8) Ghostwatch (1992): The most notorious entry on our list is Ghostwatch, a reality horror/mockumentary film that aired on the BBC in 1992 on Halloween night.
Shot in a documentary style, Ghostwatch featured real BBC reporters performing a live, on-air investigation of a house in London into poltergeist activity. This activity was believed to be the work of a malevolent entity known as “Pipes”, later revealed to be the spirit of paedophile Raymond Turnstall who had committed suicide at the house. This came after he had been possessed by Victorian child killer, Mother Seddons. Sarah Greene, one presenter, was dragged to her death. Michael Parkinson was possessed. Pipes escaped. Many of the 11 million viewers were duped, led to believe what they were watching was real. Within an hour, the BBC had been flooded with 30,000 calls, forced to apologise and to this day, Ghostwatch has never been repeated on the Beeb. It also holds a notorious honour of being the first television show to be cited in the British Medical Journal as causing Post Traumatic Stress Disorder in children. That’s one hell of a way to scare your viewers.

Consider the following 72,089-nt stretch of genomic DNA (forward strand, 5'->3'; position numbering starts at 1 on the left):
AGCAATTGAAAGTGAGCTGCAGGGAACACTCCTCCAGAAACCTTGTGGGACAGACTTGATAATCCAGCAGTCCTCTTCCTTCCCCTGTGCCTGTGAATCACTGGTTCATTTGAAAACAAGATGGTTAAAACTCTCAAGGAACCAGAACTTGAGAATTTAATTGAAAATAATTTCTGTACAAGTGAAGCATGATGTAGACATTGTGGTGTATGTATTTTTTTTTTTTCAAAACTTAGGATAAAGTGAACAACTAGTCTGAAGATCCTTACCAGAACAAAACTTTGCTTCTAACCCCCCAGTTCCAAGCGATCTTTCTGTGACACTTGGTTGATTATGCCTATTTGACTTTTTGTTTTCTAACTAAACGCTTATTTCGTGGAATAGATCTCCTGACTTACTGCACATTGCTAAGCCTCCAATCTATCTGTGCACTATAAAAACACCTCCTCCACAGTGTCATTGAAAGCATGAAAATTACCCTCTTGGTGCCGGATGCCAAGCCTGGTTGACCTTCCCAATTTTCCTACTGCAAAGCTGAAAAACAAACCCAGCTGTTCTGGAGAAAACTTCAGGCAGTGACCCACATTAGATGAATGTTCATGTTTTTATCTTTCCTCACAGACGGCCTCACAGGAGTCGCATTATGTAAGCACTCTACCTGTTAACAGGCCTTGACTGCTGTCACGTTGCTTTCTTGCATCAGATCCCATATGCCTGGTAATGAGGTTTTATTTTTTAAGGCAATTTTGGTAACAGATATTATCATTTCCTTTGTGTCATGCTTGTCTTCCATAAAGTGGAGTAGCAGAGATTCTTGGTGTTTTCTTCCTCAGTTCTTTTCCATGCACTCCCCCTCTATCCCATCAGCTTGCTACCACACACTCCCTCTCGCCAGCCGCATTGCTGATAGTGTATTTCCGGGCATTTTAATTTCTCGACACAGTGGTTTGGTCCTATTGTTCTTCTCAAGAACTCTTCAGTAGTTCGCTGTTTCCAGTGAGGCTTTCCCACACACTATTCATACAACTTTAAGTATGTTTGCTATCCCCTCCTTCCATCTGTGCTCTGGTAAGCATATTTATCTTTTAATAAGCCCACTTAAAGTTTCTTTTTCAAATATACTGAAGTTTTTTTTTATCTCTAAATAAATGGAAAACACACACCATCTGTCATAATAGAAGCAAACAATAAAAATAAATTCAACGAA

9) The Haunting of Hill House (2018 – present): With Halloween on the horizon, Netflix have a timely arrival for you in the shape of The Haunting of Hill House – based on the gothic horror novel of the same name by Shirley Jackson. It arrived on 12 October with ten episodes which will focus on the Crane family of troubled siblings as they are brought up in the titular mansion, jumping between their childhood and their present day lives, drawing on the haunting memories of their old home and the terrifying events that drove them from it. Stephen King – who knows a thing or two about horror – has listed the book as one of the finest horror novels of the late 20th century thus if the series can match that praise, we may very well be in for a scare or two. According to horror film-maker Mike Flanagan, the man behind the series, there’s going to be a big focus on atmosphere and tension.
10) The 6 o’clock news: Last but not least, the scariest of them all. After a long day at the office, is there anything more terrifying than sitting down to watch the news and being subject to a half hour devoted near exclusively to the horrors of humanity? Don’t have nightmares...